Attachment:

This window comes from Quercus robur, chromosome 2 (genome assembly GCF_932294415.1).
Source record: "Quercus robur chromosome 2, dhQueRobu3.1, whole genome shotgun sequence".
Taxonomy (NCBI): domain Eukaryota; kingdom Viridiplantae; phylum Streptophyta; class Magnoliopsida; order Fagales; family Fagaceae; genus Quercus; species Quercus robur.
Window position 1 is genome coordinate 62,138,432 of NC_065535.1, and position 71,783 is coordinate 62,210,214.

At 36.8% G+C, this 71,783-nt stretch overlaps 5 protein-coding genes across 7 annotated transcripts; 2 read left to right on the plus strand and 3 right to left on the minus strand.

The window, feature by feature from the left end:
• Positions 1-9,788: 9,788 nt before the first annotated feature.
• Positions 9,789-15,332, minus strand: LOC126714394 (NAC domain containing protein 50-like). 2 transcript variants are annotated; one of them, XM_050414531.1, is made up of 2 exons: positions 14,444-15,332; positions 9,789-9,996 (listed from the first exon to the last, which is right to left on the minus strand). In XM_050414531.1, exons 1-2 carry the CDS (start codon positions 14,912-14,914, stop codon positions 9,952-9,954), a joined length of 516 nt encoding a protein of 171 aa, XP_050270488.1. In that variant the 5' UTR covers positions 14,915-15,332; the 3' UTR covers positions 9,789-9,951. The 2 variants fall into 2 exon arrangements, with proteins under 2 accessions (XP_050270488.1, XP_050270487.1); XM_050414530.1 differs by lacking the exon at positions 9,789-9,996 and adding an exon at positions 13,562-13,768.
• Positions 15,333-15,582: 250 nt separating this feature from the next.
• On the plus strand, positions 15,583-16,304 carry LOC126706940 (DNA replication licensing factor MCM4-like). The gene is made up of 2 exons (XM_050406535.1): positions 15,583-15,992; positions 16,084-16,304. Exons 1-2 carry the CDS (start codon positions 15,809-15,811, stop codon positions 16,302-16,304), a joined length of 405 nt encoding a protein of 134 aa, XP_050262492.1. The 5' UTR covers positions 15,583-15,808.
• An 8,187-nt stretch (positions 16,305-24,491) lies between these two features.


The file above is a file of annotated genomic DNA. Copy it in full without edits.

This window comes from Quercus robur, chromosome 2 (genome assembly GCF_932294415.1).
Source record: "Quercus robur chromosome 2, dhQueRobu3.1, whole genome shotgun sequence".
Taxonomy (NCBI): domain Eukaryota; kingdom Viridiplantae; phylum Streptophyta; class Magnoliopsida; order Fagales; family Fagaceae; genus Quercus; species Quercus robur.
Window position 1 is genome coordinate 62,138,432 of NC_065535.1, and position 71,783 is coordinate 62,210,214.

At 36.8% G+C, this 71,783-nt stretch overlaps 5 protein-coding genes across 7 annotated transcripts; 2 read left to right on the plus strand and 3 right to left on the minus strand.

The window, feature by feature from the left end:
• Positions 1-9,788: 9,788 nt before the first annotated feature.
• Positions 9,789-15,332, minus strand: LOC126714394 (NAC domain containing protein 50-like). 2 transcript variants are annotated; one of them, XM_050414531.1, is made up of 2 exons: positions 14,444-15,332; positions 9,789-9,996 (listed from the first exon to the last, which is right to left on the minus strand). In XM_050414531.1, exons 1-2 carry the CDS (start codon positions 14,912-14,914, stop codon positions 9,952-9,954), a joined length of 516 nt encoding a protein of 171 aa, XP_050270488.1. In that variant the 5' UTR covers positions 14,915-15,332; the 3' UTR covers positions 9,789-9,951. The 2 variants fall into 2 exon arrangements, with proteins under 2 accessions (XP_050270488.1, XP_050270487.1); XM_050414530.1 differs by lacking the exon at positions 9,789-9,996 and adding an exon at positions 13,562-13,768.
• Positions 15,333-15,582: 250 nt separating this feature from the next.
• On the plus strand, positions 15,583-16,304 carry LOC126706940 (DNA replication licensing factor MCM4-like). The gene is made up of 2 exons (XM_050406535.1): positions 15,583-15,992; positions 16,084-16,304. Exons 1-2 carry the CDS (start codon positions 15,809-15,811, stop codon positions 16,302-16,304), a joined length of 405 nt encoding a protein of 134 aa, XP_050262492.1. The 5' UTR covers positions 15,583-15,808.
• An 8,187-nt stretch (positions 16,305-24,491) lies between these two features.